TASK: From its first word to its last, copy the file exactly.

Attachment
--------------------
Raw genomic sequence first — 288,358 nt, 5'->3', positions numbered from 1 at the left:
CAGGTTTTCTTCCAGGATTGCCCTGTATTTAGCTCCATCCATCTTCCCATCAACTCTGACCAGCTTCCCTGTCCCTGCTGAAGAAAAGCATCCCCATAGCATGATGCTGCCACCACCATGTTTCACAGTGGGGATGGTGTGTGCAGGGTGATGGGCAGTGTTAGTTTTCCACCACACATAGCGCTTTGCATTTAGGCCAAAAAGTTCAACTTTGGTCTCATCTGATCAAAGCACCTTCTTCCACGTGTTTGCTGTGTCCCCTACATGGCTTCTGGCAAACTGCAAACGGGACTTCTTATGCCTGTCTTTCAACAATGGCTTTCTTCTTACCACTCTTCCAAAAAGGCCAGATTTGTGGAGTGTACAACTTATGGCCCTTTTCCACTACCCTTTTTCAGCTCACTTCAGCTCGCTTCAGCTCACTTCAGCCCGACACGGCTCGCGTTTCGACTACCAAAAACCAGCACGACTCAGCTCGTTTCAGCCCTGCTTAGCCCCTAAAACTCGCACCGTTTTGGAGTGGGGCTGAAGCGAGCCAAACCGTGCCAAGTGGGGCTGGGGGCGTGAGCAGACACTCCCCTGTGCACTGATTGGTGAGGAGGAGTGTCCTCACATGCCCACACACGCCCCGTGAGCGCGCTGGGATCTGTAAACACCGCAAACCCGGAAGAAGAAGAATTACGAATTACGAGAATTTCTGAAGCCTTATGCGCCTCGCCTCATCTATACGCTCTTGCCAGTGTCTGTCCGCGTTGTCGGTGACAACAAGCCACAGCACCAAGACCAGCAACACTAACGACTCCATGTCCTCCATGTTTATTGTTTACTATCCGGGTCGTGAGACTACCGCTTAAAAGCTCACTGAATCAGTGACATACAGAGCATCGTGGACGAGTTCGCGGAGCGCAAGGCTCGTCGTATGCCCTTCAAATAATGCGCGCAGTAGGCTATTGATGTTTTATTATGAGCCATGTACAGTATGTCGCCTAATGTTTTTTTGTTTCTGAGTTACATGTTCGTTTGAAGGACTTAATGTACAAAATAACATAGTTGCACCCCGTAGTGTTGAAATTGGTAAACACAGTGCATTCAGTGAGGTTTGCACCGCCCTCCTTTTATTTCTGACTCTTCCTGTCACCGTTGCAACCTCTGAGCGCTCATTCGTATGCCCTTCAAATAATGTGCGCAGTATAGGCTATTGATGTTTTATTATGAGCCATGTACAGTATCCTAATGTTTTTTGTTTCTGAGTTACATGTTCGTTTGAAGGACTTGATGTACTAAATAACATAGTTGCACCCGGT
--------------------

Raw genomic sequence first — 288,358 nt, 5'->3', positions numbered from 1 at the left:
CAGGTTTTCTTCCAGGATTGCCCTGTATTTAGCTCCATCCATCTTCCCATCAACTCTGACCAGCTTCCCTGTCCCTGCTGAAGAAAAGCATCCCCATAGCATGATGCTGCCACCACCATGTTTCACAGTGGGGATGGTGTGTGCAGGGTGATGGGCAGTGTTAGTTTTCCACCACACATAGCGCTTTGCATTTAGGCCAAAAAGTTCAACTTTGGTCTCATCTGATCAAAGCACCTTCTTCCACGTGTTTGCTGTGTCCCCTACATGGCTTCTGGCAAACTGCAAACGGGACTTCTTATGCCTGTCTTTCAACAATGGCTTTCTTCTTACCACTCTTCCAAAAAGGCCAGATTTGTGGAGTGTACAACTTATGGCCCTTTTCCACTACCCTTTTTCAGCTCACTTCAGCTCGCTTCAGCTCACTTCAGCCCGACACGGCTCGCGTTTCGACTACCAAAAACCAGCACGACTCAGCTCGTTTCAGCCCTGCTTAGCCCCTAAAACTCGCACCGTTTTGGAGTGGGGCTGAAGCGAGCCAAACCGTGCCAAGTGGGGCTGGGGGCGTGAGCAGACACTCCCCTGTGCACTGATTGGTGAGGAGGAGTGTCCTCACATGCCCACACACGCCCCGTGAGCGCGCTGGGATCTGTAAACACCGCAAACCCGGAAGAAGAAGAATTACGAATTACGAGAATTTCTGAAGCCTTATGCGCCTCGCCTCATCTATACGCTCTTGCCAGTGTCTGTCCGCGTTGTCGGTGACAACAAGCCACAGCACCAAGACCAGCAACACTAACGACTCCATGTCCTCCATGTTTATTGTTTACTATCCGGGTCGTGAGACTACCGCTTAAAAGCTCACTGAATCAGTGACATACAGAGCATCGTGGACGAGTTCGCGGAGCGCAAGGCTCGTCGTATGCCCTTCAAATAATGCGCGCAGTAGGCTATTGATGTTTTATTATGAGCCATGTACAGTATGTCGCCTAATGTTTTTTTGTTTCTGAGTTACATGTTCGTTTGAAGGACTTAATGTACAAAATAACATAGTTGCACCCCGTAGTGTTGAAATTGGTAAACACAGTGCATTCAGTGAGGTTTGCACCGCCCTCCTTTTATTTCTGACTCTTCCTGTCACCGTTGCAACCTCTGAGCGCTCATTCGTATGCCCTTCAAATAATGTGCGCAGTATAGGCTATTGATGTTTTATTATGAGCCATGTACAGTATCCTAATGTTTTTTGTTTCTGAGTTACATGTTCGTTTGAAGGACTTGATGTACTAAATAACATAGTTGCACCCGGT